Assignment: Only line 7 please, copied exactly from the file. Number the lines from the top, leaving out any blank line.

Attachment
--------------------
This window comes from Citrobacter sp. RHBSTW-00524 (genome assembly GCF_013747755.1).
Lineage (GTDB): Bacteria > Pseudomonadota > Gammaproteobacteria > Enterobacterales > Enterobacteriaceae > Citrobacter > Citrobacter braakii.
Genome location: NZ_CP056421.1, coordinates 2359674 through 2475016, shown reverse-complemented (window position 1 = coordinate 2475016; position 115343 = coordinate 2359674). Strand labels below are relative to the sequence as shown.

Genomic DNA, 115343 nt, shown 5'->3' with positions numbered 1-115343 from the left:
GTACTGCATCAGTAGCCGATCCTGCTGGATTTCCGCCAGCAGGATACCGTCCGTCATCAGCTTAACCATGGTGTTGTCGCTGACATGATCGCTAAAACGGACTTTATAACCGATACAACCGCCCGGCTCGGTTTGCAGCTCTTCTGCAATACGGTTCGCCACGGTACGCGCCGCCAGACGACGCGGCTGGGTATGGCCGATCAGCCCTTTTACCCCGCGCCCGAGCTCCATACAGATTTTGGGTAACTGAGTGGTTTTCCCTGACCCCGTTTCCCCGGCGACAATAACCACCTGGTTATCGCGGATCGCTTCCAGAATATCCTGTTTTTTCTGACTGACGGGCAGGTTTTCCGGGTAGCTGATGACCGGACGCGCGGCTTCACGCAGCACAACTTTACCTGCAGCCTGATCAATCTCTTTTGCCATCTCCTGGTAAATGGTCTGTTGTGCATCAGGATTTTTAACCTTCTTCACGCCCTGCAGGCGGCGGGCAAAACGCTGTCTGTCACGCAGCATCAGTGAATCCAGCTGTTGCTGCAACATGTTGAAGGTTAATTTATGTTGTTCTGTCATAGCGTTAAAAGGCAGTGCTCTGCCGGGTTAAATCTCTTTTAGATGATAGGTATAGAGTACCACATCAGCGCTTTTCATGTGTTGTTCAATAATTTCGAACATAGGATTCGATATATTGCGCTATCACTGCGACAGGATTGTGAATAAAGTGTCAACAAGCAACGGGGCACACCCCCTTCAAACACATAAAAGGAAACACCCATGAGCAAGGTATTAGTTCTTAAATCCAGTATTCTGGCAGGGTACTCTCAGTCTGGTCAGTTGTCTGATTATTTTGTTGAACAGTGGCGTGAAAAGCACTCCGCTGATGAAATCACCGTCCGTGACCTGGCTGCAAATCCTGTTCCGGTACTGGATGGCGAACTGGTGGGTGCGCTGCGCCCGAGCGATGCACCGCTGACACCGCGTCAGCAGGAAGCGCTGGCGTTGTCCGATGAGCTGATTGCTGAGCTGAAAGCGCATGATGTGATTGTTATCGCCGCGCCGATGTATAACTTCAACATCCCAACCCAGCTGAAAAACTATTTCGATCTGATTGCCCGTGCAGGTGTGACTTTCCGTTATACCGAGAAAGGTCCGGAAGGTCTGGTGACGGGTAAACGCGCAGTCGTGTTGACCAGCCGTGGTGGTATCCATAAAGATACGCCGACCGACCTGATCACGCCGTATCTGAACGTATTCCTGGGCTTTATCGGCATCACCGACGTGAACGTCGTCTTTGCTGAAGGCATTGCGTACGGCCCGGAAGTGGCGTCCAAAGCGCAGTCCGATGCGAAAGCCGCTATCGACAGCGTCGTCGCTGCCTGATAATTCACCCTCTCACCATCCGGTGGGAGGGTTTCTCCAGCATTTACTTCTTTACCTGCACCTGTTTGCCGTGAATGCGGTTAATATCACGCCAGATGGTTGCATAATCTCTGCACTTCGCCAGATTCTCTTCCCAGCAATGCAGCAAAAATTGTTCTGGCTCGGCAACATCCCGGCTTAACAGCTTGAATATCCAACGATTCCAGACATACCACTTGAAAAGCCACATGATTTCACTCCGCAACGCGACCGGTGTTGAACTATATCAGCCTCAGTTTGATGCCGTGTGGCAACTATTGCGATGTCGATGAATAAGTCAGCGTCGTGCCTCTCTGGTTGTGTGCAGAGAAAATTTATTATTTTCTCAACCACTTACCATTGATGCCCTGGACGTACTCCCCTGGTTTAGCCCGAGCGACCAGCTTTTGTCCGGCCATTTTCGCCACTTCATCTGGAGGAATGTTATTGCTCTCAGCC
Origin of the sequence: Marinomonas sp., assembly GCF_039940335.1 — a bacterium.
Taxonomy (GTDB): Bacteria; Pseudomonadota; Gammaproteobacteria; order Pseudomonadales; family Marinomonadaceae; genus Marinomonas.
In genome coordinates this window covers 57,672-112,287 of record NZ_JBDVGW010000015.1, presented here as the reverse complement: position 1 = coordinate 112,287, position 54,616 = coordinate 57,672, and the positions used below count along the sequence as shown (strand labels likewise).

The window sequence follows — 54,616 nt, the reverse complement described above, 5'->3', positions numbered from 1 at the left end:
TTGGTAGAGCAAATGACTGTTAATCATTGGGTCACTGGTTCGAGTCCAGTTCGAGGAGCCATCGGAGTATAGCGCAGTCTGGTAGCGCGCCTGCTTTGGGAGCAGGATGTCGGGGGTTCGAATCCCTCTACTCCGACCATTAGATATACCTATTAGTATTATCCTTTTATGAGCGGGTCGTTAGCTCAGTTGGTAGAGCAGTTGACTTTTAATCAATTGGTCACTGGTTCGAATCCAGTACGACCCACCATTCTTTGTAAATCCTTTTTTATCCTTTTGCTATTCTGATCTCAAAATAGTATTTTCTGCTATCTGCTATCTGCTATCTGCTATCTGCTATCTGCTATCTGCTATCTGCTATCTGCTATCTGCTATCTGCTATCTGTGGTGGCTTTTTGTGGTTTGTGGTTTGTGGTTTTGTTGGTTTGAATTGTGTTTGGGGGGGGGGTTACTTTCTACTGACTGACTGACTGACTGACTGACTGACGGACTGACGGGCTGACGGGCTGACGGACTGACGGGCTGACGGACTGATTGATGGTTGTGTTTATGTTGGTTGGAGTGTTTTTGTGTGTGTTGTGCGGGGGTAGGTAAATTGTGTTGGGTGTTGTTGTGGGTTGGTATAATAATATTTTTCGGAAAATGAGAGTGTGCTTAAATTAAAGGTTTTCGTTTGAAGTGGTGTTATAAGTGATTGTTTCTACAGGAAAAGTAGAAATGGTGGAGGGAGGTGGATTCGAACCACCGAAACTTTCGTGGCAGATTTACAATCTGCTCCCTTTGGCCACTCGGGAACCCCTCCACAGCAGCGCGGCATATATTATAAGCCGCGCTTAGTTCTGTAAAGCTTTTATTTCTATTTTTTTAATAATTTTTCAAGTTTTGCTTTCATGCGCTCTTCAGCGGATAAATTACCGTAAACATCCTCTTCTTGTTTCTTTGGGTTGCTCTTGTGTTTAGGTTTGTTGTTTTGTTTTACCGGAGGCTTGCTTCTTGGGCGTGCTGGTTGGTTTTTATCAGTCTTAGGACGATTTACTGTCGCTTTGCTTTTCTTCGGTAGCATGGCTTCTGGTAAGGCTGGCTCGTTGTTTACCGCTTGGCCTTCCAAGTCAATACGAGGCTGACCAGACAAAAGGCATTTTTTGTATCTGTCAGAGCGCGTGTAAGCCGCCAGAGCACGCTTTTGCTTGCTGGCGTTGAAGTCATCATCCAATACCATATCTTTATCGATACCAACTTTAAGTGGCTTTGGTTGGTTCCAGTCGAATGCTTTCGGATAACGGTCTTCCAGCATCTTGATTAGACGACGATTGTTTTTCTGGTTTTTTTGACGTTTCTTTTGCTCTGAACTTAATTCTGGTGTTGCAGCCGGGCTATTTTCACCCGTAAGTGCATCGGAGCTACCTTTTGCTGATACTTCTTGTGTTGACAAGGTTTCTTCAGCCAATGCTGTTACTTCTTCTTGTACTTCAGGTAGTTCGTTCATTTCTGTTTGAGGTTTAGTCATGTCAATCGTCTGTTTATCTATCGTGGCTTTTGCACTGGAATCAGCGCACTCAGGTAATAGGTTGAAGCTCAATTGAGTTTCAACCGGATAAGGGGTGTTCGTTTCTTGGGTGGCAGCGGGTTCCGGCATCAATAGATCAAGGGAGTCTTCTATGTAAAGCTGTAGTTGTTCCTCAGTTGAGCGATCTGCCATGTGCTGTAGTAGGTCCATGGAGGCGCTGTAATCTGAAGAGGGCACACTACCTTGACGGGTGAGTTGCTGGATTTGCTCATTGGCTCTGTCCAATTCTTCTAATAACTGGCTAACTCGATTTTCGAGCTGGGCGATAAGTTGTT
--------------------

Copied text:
Taxonomy (GTDB): Bacteria; Pseudomonadota; Gammaproteobacteria; order Pseudomonadales; family Marinomonadaceae; genus Marinomonas.